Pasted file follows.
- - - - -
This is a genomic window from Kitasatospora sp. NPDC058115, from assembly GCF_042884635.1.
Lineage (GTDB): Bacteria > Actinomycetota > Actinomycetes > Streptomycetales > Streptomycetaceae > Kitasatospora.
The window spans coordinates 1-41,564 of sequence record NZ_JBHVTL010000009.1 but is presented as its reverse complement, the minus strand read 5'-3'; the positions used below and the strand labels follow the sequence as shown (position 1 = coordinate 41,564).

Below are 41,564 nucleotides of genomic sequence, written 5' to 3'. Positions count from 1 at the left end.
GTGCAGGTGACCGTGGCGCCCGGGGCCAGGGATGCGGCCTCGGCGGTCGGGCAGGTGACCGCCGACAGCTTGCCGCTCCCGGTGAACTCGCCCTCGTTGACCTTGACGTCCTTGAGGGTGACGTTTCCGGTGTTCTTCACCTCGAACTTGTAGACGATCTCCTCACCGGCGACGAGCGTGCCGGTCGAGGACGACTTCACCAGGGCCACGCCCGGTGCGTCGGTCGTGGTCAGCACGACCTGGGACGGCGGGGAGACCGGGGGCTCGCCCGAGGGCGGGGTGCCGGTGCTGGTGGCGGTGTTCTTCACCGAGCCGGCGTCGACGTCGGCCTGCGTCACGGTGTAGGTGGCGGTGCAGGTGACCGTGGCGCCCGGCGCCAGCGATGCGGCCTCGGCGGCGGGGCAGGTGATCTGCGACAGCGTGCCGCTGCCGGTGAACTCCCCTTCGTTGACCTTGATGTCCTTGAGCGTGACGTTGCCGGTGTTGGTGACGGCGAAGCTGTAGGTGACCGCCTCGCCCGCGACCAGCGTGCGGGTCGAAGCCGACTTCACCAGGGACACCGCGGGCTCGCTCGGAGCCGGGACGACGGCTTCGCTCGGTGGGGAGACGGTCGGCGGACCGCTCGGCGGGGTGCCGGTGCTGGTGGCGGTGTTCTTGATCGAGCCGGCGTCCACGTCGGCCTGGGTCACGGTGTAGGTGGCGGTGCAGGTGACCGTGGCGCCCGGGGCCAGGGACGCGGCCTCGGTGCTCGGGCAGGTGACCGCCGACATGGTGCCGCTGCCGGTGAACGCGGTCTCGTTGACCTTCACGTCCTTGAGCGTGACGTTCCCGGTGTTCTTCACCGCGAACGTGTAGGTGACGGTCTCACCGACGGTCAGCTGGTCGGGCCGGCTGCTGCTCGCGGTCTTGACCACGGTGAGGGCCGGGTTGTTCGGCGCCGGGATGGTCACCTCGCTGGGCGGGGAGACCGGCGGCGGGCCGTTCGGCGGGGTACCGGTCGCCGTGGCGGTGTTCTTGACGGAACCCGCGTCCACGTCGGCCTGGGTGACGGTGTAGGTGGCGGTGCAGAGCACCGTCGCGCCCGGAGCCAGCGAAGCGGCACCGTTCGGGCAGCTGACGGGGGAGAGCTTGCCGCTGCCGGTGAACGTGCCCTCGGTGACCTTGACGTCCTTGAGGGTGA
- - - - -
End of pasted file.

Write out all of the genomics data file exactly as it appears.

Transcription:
This is a genomic window from Kitasatospora sp. NPDC058115, from assembly GCF_042884635.1.
Lineage (GTDB): Bacteria > Actinomycetota > Actinomycetes > Streptomycetales > Streptomycetaceae > Kitasatospora.
The window spans coordinates 1-41,564 of sequence record NZ_JBHVTL010000009.1 but is presented as its reverse complement, the minus strand read 5'-3'; the positions used below and the strand labels follow the sequence as shown (position 1 = coordinate 41,564).

Below are 41,564 nucleotides of genomic sequence, written 5' to 3'. Positions count from 1 at the left end.
GTGCAGGTGACCGTGGCGCCCGGGGCCAGGGATGCGGCCTCGGCGGTCGGGCAGGTGACCGCCGACAGCTTGCCGCTCCCGGTGAACTCGCCCTCGTTGACCTTGACGTCCTTGAGGGTGACGTTTCCGGTGTTCTTCACCTCGAACTTGTAGACGATCTCCTCACCGGCGACGAGCGTGCCGGTCGAGGACGACTTCACCAGGGCCACGCCCGGTGCGTCGGTCGTGGTCAGCACGACCTGGGACGGCGGGGAGACCGGGGGCTCGCCCGAGGGCGGGGTGCCGGTGCTGGTGGCGGTGTTCTTCACCGAGCCGGCGTCGACGTCGGCCTGCGTCACGGTGTAGGTGGCGGTGCAGGTGACCGTGGCGCCCGGCGCCAGCGATGCGGCCTCGGCGGCGGGGCAGGTGATCTGCGACAGCGTGCCGCTGCCGGTGAACTCCCCTTCGTTGACCTTGATGTCCTTGAGCGTGACGTTGCCGGTGTTGGTGACGGCGAAGCTGTAGGTGACCGCCTCGCCCGCGACCAGCGTGCGGGTCGAAGCCGACTTCACCAGGGACACCGCGGGCTCGCTCGGAGCCGGGACGACGGCTTCGCTCGGTGGGGAGACGGTCGGCGGACCGCTCGGCGGGGTGCCGGTGCTGGTGGCGGTGTTCTTGATCGAGCCGGCGTCCACGTCGGCCTGGGTCACGGTGTAGGTGGCGGTGCAGGTGACCGTGGCGCCCGGGGCCAGGGACGCGGCCTCGGTGCTCGGGCAGGTGACCGCCGACATGGTGCCGCTGCCGGTGAACGCGGTCTCGTTGACCTTCACGTCCTTGAGCGTGACGTTCCCGGTGTTCTTCACCGCGAACGTGTAGGTGACGGTCTCACCGACGGTCAGCTGGTCGGGCCGGCTGCTGCTCGCGGTCTTGACCACGGTGAGGGCCGGGTTGTTCGGCGCCGGGATGGTCACCTCGCTGGGCGGGGAGACCGGCGGCGGGCCGTTCGGCGGGGTACCGGTCGCCGTGGCGGTGTTCTTGACGGAACCCGCGTCCACGTCGGCCTGGGTGACGGTGTAGGTGGCGGTGCAGAGCACCGTCGCGCCCGGAGCCAGCGAAGCGGCACCGTTCGGGCAGCTGACGGGGGAGAGCTTGCCGCTGCCGGTGAACGTGCCCTCGGTGACCTTGACGTCCTTGAGGGTGA